How to “Teach Less” and have students learn more with technology

” It’s the teacher that makes the difference, not the classroom.” -Michael Morpurgo

When I walked into my classroom for the first time four years ago I was terrified.  I put on a determined and confidant facade, but at times I had less hours in the day to prepare for the next and a lack of understanding on how to make it “work”.  From the word “go” I knew I did not believe is primarily using basal textbooks that teachers were and are provided, but I didn’t know where to start, and creating curriculum for four major subjects was daunting.

My classroom 4 years ago before I changed anything

So, I started with the subject I cared the most about and really focused on that subject.  I approached my principal and told him I believed 4th graders needed to read entire chapter books instead of sections from a basal.  I also explained that I would provide all of the materials if he would allow me to step away from the basal.  He did. That was my first step in implementing things I believe in doing inside of a classroom.  Fast forward 4 years later and this is how I “teach less” and students learn more.  After the first two weeks of school when students are settled in and understand expectations, I do the following:

Reading / Writing Block : Time 1:15 – 1:45

Reading / Writing Block

Reading / Writing Block

My reading and writing period is the first thing I do during the day and it is the longest.  Some days I may read a children’s book aloud (I also have a keynote that correlates on the smart board: download one of them Those Shoes).  This usually happens at the beginning of the week, so we can refer back to it.  I focus on a reading skill that week such as characterization. While I read to students I focus on the skill, “Guys, how would you describe ____.”  “Did he or she change during the book?  How?”  After that read aloud students go to centers or stations.  The remainder of the week I will complete one or two more mini-lessons on the skill and refer back to the read-aloud.  A mini-lesson usually lasts 15 minutes.  We may read a short article or a portion of our children’s book for the week, but the lesson doesn’t last more than 15 minutes.

I alternate between units of direct instruction of reading and writing.  First, I teach a unit on reading so they are familiar with a genre.  Then, I teach writing.  For instance, I will teach a unit on realistic fiction.  Then, I will teach a unit on narrative writing.

After looking at the chart above, here are some options for stations marked –:

If you need to have one on one interventions with students, you can take the teacher rotation out and fill station 4 with an activity for students to complete.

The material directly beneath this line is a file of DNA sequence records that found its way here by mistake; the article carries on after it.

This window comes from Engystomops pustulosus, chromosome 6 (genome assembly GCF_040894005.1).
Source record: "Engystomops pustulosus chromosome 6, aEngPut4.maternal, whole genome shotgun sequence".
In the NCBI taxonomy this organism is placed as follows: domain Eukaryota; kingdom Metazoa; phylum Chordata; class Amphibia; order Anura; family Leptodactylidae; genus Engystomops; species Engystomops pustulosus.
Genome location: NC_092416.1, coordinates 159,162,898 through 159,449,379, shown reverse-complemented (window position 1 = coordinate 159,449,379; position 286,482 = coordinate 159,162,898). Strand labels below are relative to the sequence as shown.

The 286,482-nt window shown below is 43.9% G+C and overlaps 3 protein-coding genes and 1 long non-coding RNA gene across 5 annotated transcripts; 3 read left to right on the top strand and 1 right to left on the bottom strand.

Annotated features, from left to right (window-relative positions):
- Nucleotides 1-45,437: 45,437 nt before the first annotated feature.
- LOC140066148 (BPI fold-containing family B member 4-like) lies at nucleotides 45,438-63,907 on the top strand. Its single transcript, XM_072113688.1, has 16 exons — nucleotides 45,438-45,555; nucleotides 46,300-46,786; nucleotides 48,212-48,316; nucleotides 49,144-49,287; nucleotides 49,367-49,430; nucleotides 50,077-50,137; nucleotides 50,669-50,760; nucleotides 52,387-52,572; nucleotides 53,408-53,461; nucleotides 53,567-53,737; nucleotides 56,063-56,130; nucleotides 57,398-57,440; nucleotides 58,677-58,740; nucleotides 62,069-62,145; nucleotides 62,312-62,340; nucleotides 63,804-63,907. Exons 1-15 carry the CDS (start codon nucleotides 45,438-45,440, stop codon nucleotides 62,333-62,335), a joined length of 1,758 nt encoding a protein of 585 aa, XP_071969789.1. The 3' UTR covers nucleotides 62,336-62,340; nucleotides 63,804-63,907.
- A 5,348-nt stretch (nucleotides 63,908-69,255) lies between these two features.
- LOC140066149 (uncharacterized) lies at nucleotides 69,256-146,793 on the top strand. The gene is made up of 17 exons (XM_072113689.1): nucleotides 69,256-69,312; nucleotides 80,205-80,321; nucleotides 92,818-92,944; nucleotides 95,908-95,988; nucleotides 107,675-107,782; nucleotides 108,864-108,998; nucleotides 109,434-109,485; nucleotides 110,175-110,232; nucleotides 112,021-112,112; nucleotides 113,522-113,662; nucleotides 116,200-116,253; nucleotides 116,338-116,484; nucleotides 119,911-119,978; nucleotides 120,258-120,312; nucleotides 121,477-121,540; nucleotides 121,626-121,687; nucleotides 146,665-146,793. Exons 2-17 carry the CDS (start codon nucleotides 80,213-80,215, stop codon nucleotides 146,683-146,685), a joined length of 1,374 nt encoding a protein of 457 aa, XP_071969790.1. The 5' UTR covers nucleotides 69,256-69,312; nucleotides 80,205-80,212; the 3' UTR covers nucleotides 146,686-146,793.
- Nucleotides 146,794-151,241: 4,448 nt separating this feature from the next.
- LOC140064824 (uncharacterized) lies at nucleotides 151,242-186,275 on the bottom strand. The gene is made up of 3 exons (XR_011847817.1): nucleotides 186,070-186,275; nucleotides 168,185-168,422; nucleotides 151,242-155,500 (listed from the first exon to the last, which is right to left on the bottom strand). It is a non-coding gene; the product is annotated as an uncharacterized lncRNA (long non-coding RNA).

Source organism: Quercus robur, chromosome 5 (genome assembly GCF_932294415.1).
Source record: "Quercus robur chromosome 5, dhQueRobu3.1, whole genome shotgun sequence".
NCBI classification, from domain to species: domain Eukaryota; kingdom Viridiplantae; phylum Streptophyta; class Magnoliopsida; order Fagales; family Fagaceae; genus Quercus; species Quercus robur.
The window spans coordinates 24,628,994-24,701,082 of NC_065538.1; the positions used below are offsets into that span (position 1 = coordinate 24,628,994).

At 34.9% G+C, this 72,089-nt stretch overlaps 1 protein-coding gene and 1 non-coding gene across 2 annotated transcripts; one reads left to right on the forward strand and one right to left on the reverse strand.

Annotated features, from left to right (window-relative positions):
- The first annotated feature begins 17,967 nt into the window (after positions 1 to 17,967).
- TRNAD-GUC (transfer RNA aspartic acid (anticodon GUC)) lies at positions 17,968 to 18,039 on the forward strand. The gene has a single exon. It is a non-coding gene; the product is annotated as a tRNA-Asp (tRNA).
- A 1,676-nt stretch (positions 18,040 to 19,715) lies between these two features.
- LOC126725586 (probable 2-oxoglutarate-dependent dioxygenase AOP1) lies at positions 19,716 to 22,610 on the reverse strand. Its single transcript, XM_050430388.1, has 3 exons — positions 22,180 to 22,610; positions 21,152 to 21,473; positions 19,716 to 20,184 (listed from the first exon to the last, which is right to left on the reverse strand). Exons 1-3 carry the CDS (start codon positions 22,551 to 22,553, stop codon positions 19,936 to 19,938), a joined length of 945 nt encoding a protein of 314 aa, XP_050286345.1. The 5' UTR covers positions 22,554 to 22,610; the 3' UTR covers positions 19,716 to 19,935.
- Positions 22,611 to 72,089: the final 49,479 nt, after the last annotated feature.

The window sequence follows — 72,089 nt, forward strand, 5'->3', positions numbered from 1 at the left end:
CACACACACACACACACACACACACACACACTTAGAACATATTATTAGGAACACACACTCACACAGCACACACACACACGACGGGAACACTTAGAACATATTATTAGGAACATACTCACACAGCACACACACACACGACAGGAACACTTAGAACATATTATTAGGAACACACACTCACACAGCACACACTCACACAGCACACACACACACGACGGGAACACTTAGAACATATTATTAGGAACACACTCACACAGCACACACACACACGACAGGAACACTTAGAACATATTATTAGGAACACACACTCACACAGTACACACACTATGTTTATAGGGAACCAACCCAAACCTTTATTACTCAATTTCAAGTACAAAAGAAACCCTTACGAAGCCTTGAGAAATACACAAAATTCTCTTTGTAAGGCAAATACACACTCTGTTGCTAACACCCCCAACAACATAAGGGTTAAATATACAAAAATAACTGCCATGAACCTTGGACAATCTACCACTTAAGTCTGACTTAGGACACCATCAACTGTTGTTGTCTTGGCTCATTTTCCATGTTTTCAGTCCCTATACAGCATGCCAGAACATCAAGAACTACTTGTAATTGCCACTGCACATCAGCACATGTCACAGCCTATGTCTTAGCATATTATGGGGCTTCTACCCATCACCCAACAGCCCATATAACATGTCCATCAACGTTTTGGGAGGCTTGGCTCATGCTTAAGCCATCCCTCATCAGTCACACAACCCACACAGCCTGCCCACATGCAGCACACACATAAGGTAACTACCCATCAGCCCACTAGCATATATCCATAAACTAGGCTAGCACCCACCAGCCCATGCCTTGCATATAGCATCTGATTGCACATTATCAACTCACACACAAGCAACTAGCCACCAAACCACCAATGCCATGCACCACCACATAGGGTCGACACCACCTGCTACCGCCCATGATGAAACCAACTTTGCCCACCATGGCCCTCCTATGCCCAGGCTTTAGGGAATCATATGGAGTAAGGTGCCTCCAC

Math Block : Time 1:00

Math Stations

Math Stations

I usually spend no more than an hour on math.  My math block does not vary nearly as much as my reading and writing block.  To begin math, I complete a 15 – 20 minute mini-lesson.  Then, students rotate at centers or stations like they did during reading.  At station 1, students usually work on Moby Max, or this upcoming year Kahn Academy, because they target skills students need to understand.  These programs differentiate and teach with out a teacher being present!

Science Block : Time 0:45

In the past, my science block has not looked different than any other teacher’s aside from the fact that I integrate technology into most of my lessons.  However, going forward I am going to assign the reading, then allow certain students to get in small groups or assign buddies.  Next, I am going to pull a small group to read the text for the day and this group will act as an extra reading intervention group!  I am also  going to begin phasing out our science book and begin using iTunesU courses made by other educators.

If we are doing an experiment that day, groups usually complete experiment(take photos and videos while doing experiment) and load it into a digital science notebook.  At the end of the block, we recap and take notes on a piece of chart paper and hang it in the classroom the remainder of the year.

Social Studies Block : Time 1:15

In the past Social Studies has been a lot like science where I teach whole group, but this year my strategy for teaching science and social studies is about the same.  For social studies, however, I have already made some of my OWN iTunesU courses that my students will use throughout the year to learn our units of study.

Units of study during social studies usually have a iPad project that will be taken as a grade by the end of the unit.  At the end of the block, we recap and take notes on a piece of chart paper and hang it in the classroom the remainder of the year.

Part of my writing area

Part of my writing area

Students working in a small group

Students working in a small group

One snapshot of my reading area

One snapshot of my reading area


As we progress through the year, students and parents use my wiki to access files in and out of school. My goal this year is to begin using genius hour and augmented reality.  Please let me know if this post was helpful, if you have additional questions, or if you would like more information!


One thought on “How to “Teach Less” and have students learn more with technology

  1. Pingback: Mentor Projects: 4th Grade Reading Comprehension | Purpose Driven Teaching

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